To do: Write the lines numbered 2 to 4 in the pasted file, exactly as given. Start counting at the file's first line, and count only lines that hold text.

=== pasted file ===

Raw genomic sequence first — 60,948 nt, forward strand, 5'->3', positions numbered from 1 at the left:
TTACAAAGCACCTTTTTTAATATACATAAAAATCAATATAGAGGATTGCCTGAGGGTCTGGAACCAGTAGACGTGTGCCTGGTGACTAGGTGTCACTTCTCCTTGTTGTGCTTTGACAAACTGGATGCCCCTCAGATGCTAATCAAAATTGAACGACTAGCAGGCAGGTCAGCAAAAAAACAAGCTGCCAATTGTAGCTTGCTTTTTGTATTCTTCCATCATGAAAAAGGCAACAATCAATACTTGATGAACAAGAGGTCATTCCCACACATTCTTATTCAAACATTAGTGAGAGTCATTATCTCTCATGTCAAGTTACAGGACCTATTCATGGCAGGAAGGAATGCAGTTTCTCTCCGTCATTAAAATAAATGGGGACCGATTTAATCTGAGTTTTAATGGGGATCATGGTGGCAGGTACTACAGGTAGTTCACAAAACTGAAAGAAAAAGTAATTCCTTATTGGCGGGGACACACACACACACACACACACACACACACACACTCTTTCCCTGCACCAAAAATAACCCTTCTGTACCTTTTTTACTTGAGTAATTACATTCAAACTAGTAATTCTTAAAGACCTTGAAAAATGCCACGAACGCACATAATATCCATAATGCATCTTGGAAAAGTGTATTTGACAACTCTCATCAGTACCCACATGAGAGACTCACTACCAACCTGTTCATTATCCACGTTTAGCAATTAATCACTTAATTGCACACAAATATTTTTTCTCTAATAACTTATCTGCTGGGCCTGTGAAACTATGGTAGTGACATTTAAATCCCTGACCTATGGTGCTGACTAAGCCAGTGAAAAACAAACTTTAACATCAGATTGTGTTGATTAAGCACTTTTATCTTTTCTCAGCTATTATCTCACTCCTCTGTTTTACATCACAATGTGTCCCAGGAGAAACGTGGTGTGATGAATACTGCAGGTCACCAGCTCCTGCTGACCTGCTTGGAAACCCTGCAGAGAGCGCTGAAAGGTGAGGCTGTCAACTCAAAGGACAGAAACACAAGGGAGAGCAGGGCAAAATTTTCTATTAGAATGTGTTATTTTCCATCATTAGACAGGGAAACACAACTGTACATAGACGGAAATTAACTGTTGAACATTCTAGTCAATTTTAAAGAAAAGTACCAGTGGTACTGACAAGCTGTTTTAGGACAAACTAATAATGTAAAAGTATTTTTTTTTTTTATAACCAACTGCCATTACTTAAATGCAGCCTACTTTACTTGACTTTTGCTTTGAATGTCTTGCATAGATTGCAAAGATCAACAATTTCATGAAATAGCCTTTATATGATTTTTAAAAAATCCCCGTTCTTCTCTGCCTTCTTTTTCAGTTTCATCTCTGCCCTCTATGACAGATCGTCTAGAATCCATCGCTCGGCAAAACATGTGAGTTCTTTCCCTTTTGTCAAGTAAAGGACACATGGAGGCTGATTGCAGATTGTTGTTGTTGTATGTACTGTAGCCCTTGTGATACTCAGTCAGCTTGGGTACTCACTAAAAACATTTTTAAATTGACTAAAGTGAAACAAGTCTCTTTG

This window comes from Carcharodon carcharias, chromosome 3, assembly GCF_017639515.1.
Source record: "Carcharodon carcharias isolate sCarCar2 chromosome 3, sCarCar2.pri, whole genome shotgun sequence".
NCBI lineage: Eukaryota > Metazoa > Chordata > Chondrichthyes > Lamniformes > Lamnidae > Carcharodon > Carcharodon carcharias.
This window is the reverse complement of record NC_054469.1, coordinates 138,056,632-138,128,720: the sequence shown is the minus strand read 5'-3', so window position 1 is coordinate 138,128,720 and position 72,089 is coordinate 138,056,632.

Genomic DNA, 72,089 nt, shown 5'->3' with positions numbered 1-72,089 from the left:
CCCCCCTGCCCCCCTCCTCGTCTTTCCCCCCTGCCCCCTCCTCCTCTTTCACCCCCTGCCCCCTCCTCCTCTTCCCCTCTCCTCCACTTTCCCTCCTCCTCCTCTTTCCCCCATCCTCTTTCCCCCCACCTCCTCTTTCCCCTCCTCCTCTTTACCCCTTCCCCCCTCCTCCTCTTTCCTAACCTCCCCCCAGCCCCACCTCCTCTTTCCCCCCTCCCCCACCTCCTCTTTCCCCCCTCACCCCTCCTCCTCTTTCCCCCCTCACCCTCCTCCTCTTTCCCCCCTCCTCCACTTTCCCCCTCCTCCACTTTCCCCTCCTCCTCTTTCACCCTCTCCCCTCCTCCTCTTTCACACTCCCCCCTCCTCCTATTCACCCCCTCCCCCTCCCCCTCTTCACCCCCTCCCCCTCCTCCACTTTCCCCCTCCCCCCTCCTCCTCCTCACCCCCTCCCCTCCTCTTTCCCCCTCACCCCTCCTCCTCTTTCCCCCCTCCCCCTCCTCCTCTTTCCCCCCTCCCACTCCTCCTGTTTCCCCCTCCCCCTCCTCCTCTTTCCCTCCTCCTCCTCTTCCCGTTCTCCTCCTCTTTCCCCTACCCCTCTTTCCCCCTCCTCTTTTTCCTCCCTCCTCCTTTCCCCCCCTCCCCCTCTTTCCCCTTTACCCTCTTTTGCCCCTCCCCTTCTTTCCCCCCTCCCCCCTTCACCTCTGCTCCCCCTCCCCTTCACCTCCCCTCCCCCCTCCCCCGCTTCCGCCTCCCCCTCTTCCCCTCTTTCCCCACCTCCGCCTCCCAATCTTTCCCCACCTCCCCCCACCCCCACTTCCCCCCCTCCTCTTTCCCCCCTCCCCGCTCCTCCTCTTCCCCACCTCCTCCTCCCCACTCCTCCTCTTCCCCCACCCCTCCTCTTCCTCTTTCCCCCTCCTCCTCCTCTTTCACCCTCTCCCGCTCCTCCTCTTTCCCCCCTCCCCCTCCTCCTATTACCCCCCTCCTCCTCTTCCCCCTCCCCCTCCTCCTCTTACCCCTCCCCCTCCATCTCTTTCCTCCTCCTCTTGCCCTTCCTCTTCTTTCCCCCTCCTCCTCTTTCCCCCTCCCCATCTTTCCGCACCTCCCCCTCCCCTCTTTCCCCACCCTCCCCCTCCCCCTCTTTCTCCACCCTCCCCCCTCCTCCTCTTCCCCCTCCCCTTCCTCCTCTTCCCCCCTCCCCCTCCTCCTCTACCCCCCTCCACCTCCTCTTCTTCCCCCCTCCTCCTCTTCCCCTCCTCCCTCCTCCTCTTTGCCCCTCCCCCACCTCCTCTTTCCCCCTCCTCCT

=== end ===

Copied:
TTACAAAGCACCTTTTTTAATATACATAAAAATCAATATAGAGGATTGCCTGAGGGTCTGGAACCAGTAGACGTGTGCCTGGTGACTAGGTGTCACTTCTCCTTGTTGTGCTTTGACAAACTGGATGCCCCTCAGATGCTAATCAAAATTGAACGACTAGCAGGCAGGTCAGCAAAAAAACAAGCTGCCAATTGTAGCTTGCTTTTTGTATTCTTCCATCATGAAAAAGGCAACAATCAATACTTGATGAACAAGAGGTCATTCCCACACATTCTTATTCAAACATTAGTGAGAGTCATTATCTCTCATGTCAAGTTACAGGACCTATTCATGGCAGGAAGGAATGCAGTTTCTCTCCGTCATTAAAATAAATGGGGACCGATTTAATCTGAGTTTTAATGGGGATCATGGTGGCAGGTACTACAGGTAGTTCACAAAACTGAAAGAAAAAGTAATTCCTTATTGGCGGGGACACACACACACACACACACACACACACACACACTCTTTCCCTGCACCAAAAATAACCCTTCTGTACCTTTTTTACTTGAGTAATTACATTCAAACTAGTAATTCTTAAAGACCTTGAAAAATGCCACGAACGCACATAATATCCATAATGCATCTTGGAAAAGTGTATTTGACAACTCTCATCAGTACCCACATGAGAGACTCACTACCAACCTGTTCATTATCCACGTTTAGCAATTAATCACTTAATTGCACACAAATATTTTTTCTCTAATAACTTATCTGCTGGGCCTGTGAAACTATGGTAGTGACATTTAAATCCCTGACCTATGGTGCTGACTAAGCCAGTGAAAAACAAACTTTAACATCAGATTGTGTTGATTAAGCACTTTTATCTTTTCTCAGCTATTATCTCACTCCTCTGTTTTACATCACAATGTGTCCCAGGAGAAACGTGGTGTGATGAATACTGCAGGTCACCAGCTCCTGCTGACCTGCTTGGAAACCCTGCAGAGAGCGCTGAAAGGTGAGGCTGTCAACTCAAAGGACAGAAACACAAGGGAGAGCAGGGCAAAATTTTCTATTAGAATGTGTTATTTTCCATCATTAGACAGGGAAACACAACTGTACATAGACGGAAATTAACTGTTGAACATTCTAGTCAATTTTAAAGAAAAGTACCAGTGGTACTGACAAGCTGTTTTAGGACAAACTAATAATGTAAAAGTATTTTTTTTTTTTATAACCAACTGCCATTACTTAAATGCAGCCTACTTTACTTGACTTTTGCTTTGAATGTCTTGCATAGATTGCAAAGATCAACAATTTCATGAAATAGCCTTTATATGATTTTTAAAAAATCCCCGTTCTTCTCTGCCTTCTTTTTCAGTTTCATCTCTGCCCTCTATGACAGATCGTCTAGAATCCATCGCTCGGCAAAACATGTGAGTTCTTTCCCTTTTGTCAAGTAAAGGACACATGGAGGCTGATTGCAGATTGTTGTTGTTGTATGTACTGTAGCCCTTGTGATACTCAGTCAGCTTGGGTACTCACTAAAAACATTTTTAAATTGACTAAAGTGAAACAAGTCTCTTTG

This window comes from Carcharodon carcharias, chromosome 3, assembly GCF_017639515.1.
Source record: "Carcharodon carcharias isolate sCarCar2 chromosome 3, sCarCar2.pri, whole genome shotgun sequence".